You can look at it, but don't smoke it.
That's the gist of a new Georgia law that took effect Thursday.
It targets a plant called Salvia divinorum, a member of the sage family, which has psychoactive properties and can produce powerful hallucinations when smoked.
The plant also gives pleasure to gardeners, simply because it's pretty. Salvia has green leaves, and bright, foot-high summer flowers and is a popular choice for flower beds, street corner gardens and office park landscaping. Hence the unusual exemption that legislators adopted along with the prohibition.
Last month, Gov. Sonny Perdue signed the bill into law. As of July 1, the plant is on the list of "dangerous drugs" in Georgia. It is now a misdemeanor offense to possess the plant except for ornamental uses.
The once commonly-available substance seems to have disappeared from shelves at head shops across Atlanta. Calls to several shops produced denials that they'd ever carried it though proprietors were happy to point out competitors who did. One store manager admitted Thursday that he'd emptied his shelves of it a day earlier but wouldn't give his name. "I really don't want to talk about it," he said.
Lawmakers added an exemption for those who are growing the plant "strictly for aesthetic, landscaping, or decorative purposes."
"That's a crack in the wall that you could push an elephant through," chuckled Mike Kunce, the CEO of Armstrong Garden Centers, which owns the Atlanta gardening chain Pike Nurseries.
Kunce said the law won't affect his stores and that he doesn't need the exemption. Pike sells Salvia plants, but he said it's a different species from the one that people smoke for a high.
"I wouldn't put anyting in the stores that was hallucenogenic because it would be bad for our reputation," he said.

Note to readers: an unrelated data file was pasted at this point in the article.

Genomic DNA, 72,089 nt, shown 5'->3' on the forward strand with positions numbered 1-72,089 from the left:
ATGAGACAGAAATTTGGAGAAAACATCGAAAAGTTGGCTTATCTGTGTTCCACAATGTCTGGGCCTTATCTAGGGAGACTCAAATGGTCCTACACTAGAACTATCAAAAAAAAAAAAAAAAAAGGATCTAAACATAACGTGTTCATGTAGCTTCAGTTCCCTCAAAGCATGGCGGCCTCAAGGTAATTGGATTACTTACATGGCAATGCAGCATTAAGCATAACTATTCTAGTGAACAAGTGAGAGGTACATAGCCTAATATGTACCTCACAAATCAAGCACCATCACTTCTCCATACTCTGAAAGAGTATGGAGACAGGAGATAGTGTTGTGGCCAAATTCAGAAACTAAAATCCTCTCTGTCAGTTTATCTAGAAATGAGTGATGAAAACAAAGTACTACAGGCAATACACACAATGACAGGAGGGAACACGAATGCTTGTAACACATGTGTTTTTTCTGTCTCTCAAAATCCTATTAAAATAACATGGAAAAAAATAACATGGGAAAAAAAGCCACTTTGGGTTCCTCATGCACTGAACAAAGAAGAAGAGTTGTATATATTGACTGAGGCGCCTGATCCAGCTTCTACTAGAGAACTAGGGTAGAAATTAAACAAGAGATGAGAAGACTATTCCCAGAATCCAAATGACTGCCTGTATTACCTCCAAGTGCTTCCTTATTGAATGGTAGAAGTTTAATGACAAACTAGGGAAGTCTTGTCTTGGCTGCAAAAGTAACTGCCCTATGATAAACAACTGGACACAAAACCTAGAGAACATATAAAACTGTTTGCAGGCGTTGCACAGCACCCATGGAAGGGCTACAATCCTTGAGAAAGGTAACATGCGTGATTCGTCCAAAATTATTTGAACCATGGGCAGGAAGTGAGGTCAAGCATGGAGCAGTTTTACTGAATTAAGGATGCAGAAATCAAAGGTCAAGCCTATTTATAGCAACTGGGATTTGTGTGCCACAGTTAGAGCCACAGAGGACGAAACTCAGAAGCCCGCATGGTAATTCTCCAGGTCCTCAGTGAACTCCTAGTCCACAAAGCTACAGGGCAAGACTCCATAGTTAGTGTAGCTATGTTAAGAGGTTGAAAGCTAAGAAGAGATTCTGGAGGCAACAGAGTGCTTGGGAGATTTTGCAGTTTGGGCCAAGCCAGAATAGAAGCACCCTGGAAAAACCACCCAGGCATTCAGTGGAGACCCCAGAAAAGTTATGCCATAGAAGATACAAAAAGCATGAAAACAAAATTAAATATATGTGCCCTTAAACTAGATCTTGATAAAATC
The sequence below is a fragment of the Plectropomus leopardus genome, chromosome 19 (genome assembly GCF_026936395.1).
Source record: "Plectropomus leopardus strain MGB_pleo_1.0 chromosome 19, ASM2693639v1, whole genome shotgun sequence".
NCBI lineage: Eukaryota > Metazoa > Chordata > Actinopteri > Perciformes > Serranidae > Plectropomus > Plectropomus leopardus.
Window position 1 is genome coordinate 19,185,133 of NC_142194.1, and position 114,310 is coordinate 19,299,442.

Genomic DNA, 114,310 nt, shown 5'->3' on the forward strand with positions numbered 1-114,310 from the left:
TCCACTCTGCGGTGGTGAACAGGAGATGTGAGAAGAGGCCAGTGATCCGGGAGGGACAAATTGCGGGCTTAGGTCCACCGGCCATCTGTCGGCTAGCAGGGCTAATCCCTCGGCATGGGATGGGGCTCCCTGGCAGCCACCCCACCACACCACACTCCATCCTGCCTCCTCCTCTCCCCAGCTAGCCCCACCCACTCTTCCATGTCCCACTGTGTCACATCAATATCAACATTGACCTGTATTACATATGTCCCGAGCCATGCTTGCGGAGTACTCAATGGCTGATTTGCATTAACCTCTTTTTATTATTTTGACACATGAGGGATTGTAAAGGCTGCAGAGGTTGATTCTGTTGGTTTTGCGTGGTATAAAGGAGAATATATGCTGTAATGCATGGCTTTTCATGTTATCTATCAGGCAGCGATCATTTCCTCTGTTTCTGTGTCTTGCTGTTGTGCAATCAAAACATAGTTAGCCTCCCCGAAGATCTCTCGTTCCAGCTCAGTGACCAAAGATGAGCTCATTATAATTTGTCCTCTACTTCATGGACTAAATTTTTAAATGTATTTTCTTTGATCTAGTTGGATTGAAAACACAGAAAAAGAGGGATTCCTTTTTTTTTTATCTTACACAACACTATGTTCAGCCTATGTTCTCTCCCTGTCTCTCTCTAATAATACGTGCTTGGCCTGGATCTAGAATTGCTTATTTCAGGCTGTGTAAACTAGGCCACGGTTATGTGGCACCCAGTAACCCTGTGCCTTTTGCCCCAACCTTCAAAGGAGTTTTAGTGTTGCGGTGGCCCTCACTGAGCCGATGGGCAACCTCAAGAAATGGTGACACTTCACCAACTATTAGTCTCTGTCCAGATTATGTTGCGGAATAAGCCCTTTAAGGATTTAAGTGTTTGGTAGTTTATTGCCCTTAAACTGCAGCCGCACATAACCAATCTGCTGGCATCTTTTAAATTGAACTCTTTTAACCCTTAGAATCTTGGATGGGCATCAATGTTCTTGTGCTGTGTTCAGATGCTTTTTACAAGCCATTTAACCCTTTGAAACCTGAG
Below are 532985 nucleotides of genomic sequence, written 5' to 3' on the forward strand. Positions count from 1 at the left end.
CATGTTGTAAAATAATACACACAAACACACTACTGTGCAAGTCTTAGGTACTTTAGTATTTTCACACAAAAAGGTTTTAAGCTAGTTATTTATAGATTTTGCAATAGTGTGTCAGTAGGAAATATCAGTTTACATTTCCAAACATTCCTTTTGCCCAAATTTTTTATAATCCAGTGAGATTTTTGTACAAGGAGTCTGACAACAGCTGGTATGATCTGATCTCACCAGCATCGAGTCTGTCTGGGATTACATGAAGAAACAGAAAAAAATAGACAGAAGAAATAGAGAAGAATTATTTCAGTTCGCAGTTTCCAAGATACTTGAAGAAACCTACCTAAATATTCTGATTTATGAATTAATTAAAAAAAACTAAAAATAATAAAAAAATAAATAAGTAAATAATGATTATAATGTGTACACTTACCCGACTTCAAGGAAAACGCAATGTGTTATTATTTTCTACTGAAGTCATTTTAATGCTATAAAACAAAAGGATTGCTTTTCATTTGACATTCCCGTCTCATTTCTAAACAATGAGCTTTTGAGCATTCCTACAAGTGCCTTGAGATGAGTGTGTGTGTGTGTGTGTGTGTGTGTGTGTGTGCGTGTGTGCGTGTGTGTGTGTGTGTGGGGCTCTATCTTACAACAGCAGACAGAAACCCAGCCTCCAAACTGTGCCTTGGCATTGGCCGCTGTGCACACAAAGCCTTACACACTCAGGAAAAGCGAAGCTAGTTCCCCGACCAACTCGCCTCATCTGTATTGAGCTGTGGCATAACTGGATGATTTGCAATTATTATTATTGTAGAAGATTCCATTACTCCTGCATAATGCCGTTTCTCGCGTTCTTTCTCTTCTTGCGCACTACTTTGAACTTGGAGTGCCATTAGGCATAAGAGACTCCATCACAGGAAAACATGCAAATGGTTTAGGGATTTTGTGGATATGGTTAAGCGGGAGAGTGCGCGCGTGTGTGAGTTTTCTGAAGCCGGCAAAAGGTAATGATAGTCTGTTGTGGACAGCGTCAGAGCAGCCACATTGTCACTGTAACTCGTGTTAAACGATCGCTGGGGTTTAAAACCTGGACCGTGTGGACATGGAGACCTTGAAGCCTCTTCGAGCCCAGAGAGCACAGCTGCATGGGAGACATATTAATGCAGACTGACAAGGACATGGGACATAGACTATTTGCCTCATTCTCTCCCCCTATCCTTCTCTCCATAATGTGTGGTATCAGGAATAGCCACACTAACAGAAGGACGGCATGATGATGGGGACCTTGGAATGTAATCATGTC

The lawmaker behind the new prohibition said he wanted to address rampant popularity of the drug without going overboard.
Rep. John Lunsford (R-McDonough) said he became interested after a friend told him about some youths from Fayetteville who smoked Salvia behind an amphitheater. He went online and discovered thousands of YouTube videos demonstrating youths experiencing the quick highs it produces.
The videos show often giggling youths stumbling and otherwise incapacitated.
"I think it's a dangerous drug, no doubt about it," Lunsford said. He said he included the gardening exemption out of recognition of its popularity as an ornamental plant. "We don't want grandma to have to tear it out of her front yard," he said.
People could use the exemption to skirt the law, but Lunsford said that's an unlikely prospect given the amount they would have to grow -- hundreds of acres worth probably -- to produce an effective product. The leaves of the plant, which come from Mexico, were historically chewed by shamans there for spiritual purposes. But to pack the punch that youths seek today, its oils must be extracted and it must be smoked in concentrations 20 to 50 times higher than occur naturally.
"Unless you cook it down, it really doesn't do much for you," he said. "You can go into your yard and smoke it all day long, but I don't think you'll get much out of it," said Lunsford.
It's unclear just how prevalent salvia use is in Georgia.
Investigators in the Atlanta Police Department’s Narcotics Unit know about the drug but have not encountered it in any of their search warrants, said department spokesman Carlos Campos.
Of course, it wasn't illegal until Thursday. The Georgia Bureau of Investigation similarly has no statistics on salvia use because its labs are only now being outfitted to test for the drug.
"Obviously, we don't have any cases, but we have been getting calls from local [law enforcement] agencies about the bill," GBI spokesman John Bankhead said. He said the GBI also has gotten calls from parents who wanted to know whether their children were breaking the law by possessing it.
Bankhead said Salvia will not be a high-priority enforcement target. The agency is still placing a priority on enforcement of the high-dollar drugs that everyone already knows about -- methamphetamine, cocaine and marijuana.
Thursday, July 1, 2010
By Ty Tagami
The Atlanta Journal-Constitution